The original plans show the CET plant room several hundred metres away, but accommodation for cleaners appears to have been constructed at the original planned site for the building. I guess from a planning point of view, though, this makes no difference.
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Re: Railway buildings and permitted development

Postby theycantdothat » Fri Nov 24, 2017 7:31 pm

Reminded of a conversation with a client some 40 years ago:

Client.: I'm moving because I've got noisy neighbours. The property is in Station Street.

Me: I think you'll find there will be some noise from the trains.

Client: I hadn't thought of that.
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Re: Railway buildings and permitted development

Postby atticus » Fri Nov 24, 2017 11:58 pm

Someone new to the village complained about his boggy back garden. Me: "why do you think it's called Spring Lane?"
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Re: Railway buildings and permitted development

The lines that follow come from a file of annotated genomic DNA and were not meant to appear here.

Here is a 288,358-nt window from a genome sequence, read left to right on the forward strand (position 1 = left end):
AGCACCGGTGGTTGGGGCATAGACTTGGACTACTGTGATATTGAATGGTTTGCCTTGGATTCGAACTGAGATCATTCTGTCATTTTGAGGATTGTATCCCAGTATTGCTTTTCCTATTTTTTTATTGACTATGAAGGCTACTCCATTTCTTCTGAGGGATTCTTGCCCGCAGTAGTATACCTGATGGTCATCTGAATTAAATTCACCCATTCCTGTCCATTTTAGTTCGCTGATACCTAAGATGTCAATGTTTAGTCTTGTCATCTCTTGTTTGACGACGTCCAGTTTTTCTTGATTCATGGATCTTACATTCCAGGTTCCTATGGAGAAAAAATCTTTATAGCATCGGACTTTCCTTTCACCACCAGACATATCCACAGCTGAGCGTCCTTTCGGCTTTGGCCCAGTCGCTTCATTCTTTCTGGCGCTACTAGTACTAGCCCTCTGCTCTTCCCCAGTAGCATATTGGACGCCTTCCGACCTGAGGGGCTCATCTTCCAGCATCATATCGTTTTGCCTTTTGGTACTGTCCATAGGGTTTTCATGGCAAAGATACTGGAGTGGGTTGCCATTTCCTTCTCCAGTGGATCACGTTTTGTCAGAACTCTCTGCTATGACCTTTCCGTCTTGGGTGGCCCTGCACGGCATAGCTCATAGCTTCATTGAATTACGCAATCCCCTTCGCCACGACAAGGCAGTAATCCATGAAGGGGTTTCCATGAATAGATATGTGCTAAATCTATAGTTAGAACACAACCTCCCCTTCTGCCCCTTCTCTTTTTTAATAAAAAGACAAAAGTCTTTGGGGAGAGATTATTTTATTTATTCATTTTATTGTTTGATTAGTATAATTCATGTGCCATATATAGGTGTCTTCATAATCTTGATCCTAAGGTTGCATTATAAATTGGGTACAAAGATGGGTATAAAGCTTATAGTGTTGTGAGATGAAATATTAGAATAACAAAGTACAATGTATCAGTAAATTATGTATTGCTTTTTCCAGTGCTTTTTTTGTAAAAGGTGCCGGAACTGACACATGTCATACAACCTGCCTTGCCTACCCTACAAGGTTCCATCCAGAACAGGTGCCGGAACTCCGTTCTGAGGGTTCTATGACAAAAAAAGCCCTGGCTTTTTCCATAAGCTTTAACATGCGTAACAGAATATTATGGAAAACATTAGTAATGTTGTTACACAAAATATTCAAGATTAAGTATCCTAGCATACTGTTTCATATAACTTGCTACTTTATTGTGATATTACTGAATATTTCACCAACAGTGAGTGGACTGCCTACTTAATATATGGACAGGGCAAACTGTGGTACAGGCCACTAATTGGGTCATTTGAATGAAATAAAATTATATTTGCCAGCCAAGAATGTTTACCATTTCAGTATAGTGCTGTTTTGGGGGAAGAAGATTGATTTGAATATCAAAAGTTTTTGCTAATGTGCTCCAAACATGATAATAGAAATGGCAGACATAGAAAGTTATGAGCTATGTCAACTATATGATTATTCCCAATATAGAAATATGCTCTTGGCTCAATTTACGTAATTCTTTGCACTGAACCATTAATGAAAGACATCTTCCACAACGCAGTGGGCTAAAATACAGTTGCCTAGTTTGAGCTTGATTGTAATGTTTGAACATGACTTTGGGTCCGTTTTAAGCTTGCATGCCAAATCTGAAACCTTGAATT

Postby dls » Sat Nov 25, 2017 5:59 am

I also had a client who complained that after moving to his new house, he discovered the existence of the railway over the all on teh far side of the road.

I pointed to the name of the road, and the plan he had signed. One does sometimes wonder,
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Re: Railway buildings and permitted development

Postby tph » Sat Nov 25, 2017 8:33 am

If there has been an increase in noise the residents may be able to make Part 1 compensation claims.
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Re: Railway buildings and permitted development

Postby atticus » Sat Nov 25, 2017 9:23 am

Part 1 of what?
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Re: Railway buildings and permitted development

Postby Michael » Sat Nov 25, 2017 9:05 pm